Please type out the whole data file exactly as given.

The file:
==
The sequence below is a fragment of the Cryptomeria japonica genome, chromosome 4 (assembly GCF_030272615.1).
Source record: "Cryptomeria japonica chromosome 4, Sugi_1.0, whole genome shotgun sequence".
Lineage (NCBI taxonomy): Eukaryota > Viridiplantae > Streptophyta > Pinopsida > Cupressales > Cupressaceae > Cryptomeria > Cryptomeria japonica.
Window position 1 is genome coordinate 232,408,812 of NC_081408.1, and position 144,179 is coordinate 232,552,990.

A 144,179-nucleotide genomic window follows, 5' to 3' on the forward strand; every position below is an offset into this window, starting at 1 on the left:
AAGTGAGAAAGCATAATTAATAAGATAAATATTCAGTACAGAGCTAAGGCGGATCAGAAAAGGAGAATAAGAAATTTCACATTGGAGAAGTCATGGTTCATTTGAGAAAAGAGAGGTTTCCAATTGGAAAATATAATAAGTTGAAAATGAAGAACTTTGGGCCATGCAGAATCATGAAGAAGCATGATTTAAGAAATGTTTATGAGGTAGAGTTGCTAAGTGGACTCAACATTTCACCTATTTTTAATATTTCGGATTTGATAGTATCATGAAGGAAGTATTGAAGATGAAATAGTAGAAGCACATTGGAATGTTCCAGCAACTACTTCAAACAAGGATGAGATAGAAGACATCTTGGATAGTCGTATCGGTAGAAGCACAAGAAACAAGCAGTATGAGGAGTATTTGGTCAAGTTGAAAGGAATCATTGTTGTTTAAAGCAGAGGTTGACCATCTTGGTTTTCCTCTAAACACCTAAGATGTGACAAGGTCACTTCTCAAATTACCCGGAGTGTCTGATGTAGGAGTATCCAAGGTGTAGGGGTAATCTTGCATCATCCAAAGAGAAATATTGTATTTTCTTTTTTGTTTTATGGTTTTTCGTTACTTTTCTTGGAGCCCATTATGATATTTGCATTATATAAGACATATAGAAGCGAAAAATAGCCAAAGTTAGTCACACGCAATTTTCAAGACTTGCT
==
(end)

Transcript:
The sequence below is a fragment of the Cryptomeria japonica genome, chromosome 4 (assembly GCF_030272615.1).
Source record: "Cryptomeria japonica chromosome 4, Sugi_1.0, whole genome shotgun sequence".
Lineage (NCBI taxonomy): Eukaryota > Viridiplantae > Streptophyta > Pinopsida > Cupressales > Cupressaceae > Cryptomeria > Cryptomeria japonica.
Window position 1 is genome coordinate 232,408,812 of NC_081408.1, and position 144,179 is coordinate 232,552,990.

A 144,179-nucleotide genomic window follows, 5' to 3' on the forward strand; every position below is an offset into this window, starting at 1 on the left:
AAGTGAGAAAGCATAATTAATAAGATAAATATTCAGTACAGAGCTAAGGCGGATCAGAAAAGGAGAATAAGAAATTTCACATTGGAGAAGTCATGGTTCATTTGAGAAAAGAGAGGTTTCCAATTGGAAAATATAATAAGTTGAAAATGAAGAACTTTGGGCCATGCAGAATCATGAAGAAGCATGATTTAAGAAATGTTTATGAGGTAGAGTTGCTAAGTGGACTCAACATTTCACCTATTTTTAATATTTCGGATTTGATAGTATCATGAAGGAAGTATTGAAGATGAAATAGTAGAAGCACATTGGAATGTTCCAGCAACTACTTCAAACAAGGATGAGATAGAAGACATCTTGGATAGTCGTATCGGTAGAAGCACAAGAAACAAGCAGTATGAGGAGTATTTGGTCAAGTTGAAAGGAATCATTGTTGTTTAAAGCAGAGGTTGACCATCTTGGTTTTCCTCTAAACACCTAAGATGTGACAAGGTCACTTCTCAAATTACCCGGAGTGTCTGATGTAGGAGTATCCAAGGTGTAGGGGTAATCTTGCATCATCCAAAGAGAAATATTGTATTTTCTTTTTTGTTTTATGGTTTTTCGTTACTTTTCTTGGAGCCCATTATGATATTTGCATTATATAAGACATATAGAAGCGAAAAATAGCCAAAGTTAGTCACACGCAATTTTCAAGACTTGCT